Why Index Derivatives Matter
Financial derivatives -- such as futures or options -- are a powerful new technique through which hedging, speculation, investment and arbitrage takes place in a modern economy.
On the equity market, whenever derivatives are contemplated, the most natural and easily visualised kind of derivative product is options on individual securities. For example, the market could trade options on Reliance. These directly tap into the widespread interest in speculation in India. If a speculator thinks that the price of Reliance might go up, instead of buying the shares of Reliance, he can buy ``call options'' -- these ensure that he enjoys upside risk (i.e., profits if the price does go up) without downside loss (i.e., no further payouts in case the price does not go up). Conversely, a speculator who is bearish about Reliance could buy ``put options'' -- these would yield a profit if the price of Reliance drops, with no further payouts in case this fails to materialise.
Given the existing widespread interest in speculation at the security level in India, it is very easy to visualise derivatives on individual securities being quite successful. Indeed, given the widespread interest in security-level thinking in the country, the concept of index derivatives is often treated with puzzlement or incomprehension.
However, the major focus of the equity derivatives industry worldwide, is on index derivatives. Internationally, trading volume on index derivatives is often a hundred times larger than that seen on security--options. In India also, the major focus of NSE's upcoming Futures & Options market is on index derivatives. Why are index derivatives so important?
The Index is Pervasive
Index derivatives are a powerful tool for risk management for anyone who has portfolios composed of positions in equity. Using index futures and index options, investors and portfolio managers can hedge themselves against the risk of a downturn in the market when they should so desire.
For example, for many investors, the volatility associated with the budget might not be a ride that they wish to bear. Today, in the absence of index derivatives, the investor has only one alternative: to sell off equity, and move into cash or debentures, prior to the budget. Roughly a month after the budget, after the budget-related volatility has subsided, these transactions could be reversed, and the person would be back to the original equity exposure.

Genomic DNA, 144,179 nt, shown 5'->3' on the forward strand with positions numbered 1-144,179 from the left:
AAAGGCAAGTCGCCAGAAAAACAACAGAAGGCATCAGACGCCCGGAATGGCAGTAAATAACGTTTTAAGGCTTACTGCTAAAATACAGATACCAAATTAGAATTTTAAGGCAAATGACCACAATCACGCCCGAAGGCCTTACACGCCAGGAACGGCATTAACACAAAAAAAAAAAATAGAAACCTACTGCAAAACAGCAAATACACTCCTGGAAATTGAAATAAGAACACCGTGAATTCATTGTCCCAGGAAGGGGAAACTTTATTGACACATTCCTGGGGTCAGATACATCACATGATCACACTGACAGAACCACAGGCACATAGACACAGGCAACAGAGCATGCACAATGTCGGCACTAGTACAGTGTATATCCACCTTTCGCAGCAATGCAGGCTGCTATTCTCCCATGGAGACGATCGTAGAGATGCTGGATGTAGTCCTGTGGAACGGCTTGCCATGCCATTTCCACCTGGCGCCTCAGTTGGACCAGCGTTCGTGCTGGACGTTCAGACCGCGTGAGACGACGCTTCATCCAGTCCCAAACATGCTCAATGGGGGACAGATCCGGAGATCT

This is expensive in terms of the transactions costs faced in selling off a significant amount of equity. For retail investors, the total cost of this two-stage process could be around 5%, a high price to pay for the privilege of avoiding budget-related volatility.
Using index futures, the same objective would be accomplished at around one--tenth the cost, or less. Using index options, a very interesting kind of ``portfolio insurance'' could be obtained, whereby an investor gets paid only if the market index drops.
These are unique and new forms of risk management in the country. They are particularly appealing because the market index is highly correlated with every equity portfolio in the country. By the time a portfolio contains more than 15 stocks, it is very likely that the correlation between this portfolio and a market index like the NSE-50 would exceed 80%. This property holds, regardless of the identity of the securities which make up the portfolio: whether a person holds index stocks or not, the index is highly correlated with every portfolio in the country.